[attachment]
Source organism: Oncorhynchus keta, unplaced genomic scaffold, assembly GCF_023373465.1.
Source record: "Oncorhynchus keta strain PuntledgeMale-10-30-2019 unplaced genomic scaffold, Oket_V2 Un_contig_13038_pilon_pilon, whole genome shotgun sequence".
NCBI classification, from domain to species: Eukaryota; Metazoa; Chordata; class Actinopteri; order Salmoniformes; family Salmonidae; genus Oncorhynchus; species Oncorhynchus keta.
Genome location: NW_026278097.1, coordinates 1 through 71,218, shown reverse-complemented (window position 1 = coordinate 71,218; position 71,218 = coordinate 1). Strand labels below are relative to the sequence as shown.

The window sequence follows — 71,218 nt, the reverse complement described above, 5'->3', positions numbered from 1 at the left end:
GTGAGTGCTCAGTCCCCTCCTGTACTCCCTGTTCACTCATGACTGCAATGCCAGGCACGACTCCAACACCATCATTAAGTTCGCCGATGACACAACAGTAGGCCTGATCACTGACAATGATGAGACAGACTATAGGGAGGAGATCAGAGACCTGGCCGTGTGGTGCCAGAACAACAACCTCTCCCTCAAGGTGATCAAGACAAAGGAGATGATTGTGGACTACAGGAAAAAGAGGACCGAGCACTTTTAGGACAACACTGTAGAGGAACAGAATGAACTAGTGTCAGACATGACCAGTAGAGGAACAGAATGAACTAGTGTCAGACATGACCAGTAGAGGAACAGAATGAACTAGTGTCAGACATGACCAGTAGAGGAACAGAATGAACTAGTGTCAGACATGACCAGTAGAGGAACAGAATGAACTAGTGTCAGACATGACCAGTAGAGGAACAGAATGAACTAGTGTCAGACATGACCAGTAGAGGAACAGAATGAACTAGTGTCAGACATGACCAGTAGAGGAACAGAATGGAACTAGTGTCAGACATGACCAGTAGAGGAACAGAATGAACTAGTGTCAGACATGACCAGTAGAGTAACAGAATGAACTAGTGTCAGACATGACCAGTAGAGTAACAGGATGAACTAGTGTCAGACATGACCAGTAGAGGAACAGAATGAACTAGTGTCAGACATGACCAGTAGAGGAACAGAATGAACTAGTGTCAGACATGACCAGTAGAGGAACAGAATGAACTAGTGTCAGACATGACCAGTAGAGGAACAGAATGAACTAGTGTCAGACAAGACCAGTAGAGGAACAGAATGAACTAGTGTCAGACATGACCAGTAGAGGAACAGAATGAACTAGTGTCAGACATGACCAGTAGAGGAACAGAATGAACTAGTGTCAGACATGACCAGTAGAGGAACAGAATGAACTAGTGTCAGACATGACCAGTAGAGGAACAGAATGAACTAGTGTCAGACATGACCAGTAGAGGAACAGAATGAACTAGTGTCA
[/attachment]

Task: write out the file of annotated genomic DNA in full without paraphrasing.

Source organism: Oncorhynchus keta, unplaced genomic scaffold, assembly GCF_023373465.1.
Source record: "Oncorhynchus keta strain PuntledgeMale-10-30-2019 unplaced genomic scaffold, Oket_V2 Un_contig_13038_pilon_pilon, whole genome shotgun sequence".
NCBI classification, from domain to species: Eukaryota; Metazoa; Chordata; class Actinopteri; order Salmoniformes; family Salmonidae; genus Oncorhynchus; species Oncorhynchus keta.
Genome location: NW_026278097.1, coordinates 1 through 71,218, shown reverse-complemented (window position 1 = coordinate 71,218; position 71,218 = coordinate 1). Strand labels below are relative to the sequence as shown.

The window sequence follows — 71,218 nt, the reverse complement described above, 5'->3', positions numbered from 1 at the left end:
GTGAGTGCTCAGTCCCCTCCTGTACTCCCTGTTCACTCATGACTGCAATGCCAGGCACGACTCCAACACCATCATTAAGTTCGCCGATGACACAACAGTAGGCCTGATCACTGACAATGATGAGACAGACTATAGGGAGGAGATCAGAGACCTGGCCGTGTGGTGCCAGAACAACAACCTCTCCCTCAAGGTGATCAAGACAAAGGAGATGATTGTGGACTACAGGAAAAAGAGGACCGAGCACTTTTAGGACAACACTGTAGAGGAACAGAATGAACTAGTGTCAGACATGACCAGTAGAGGAACAGAATGAACTAGTGTCAGACATGACCAGTAGAGGAACAGAATGAACTAGTGTCAGACATGACCAGTAGAGGAACAGAATGAACTAGTGTCAGACATGACCAGTAGAGGAACAGAATGAACTAGTGTCAGACATGACCAGTAGAGGAACAGAATGAACTAGTGTCAGACATGACCAGTAGAGGAACAGAATGAACTAGTGTCAGACATGACCAGTAGAGGAACAGAATGGAACTAGTGTCAGACATGACCAGTAGAGGAACAGAATGAACTAGTGTCAGACATGACCAGTAGAGTAACAGAATGAACTAGTGTCAGACATGACCAGTAGAGTAACAGGATGAACTAGTGTCAGACATGACCAGTAGAGGAACAGAATGAACTAGTGTCAGACATGACCAGTAGAGGAACAGAATGAACTAGTGTCAGACATGACCAGTAGAGGAACAGAATGAACTAGTGTCAGACATGACCAGTAGAGGAACAGAATGAACTAGTGTCAGACAAGACCAGTAGAGGAACAGAATGAACTAGTGTCAGACATGACCAGTAGAGGAACAGAATGAACTAGTGTCAGACATGACCAGTAGAGGAACAGAATGAACTAGTGTCAGACATGACCAGTAGAGGAACAGAATGAACTAGTGTCAGACATGACCAGTAGAGGAACAGAATGAACTAGTGTCAGACATGACCAGTAGAGGAACAGAATGAACTAGTGTCA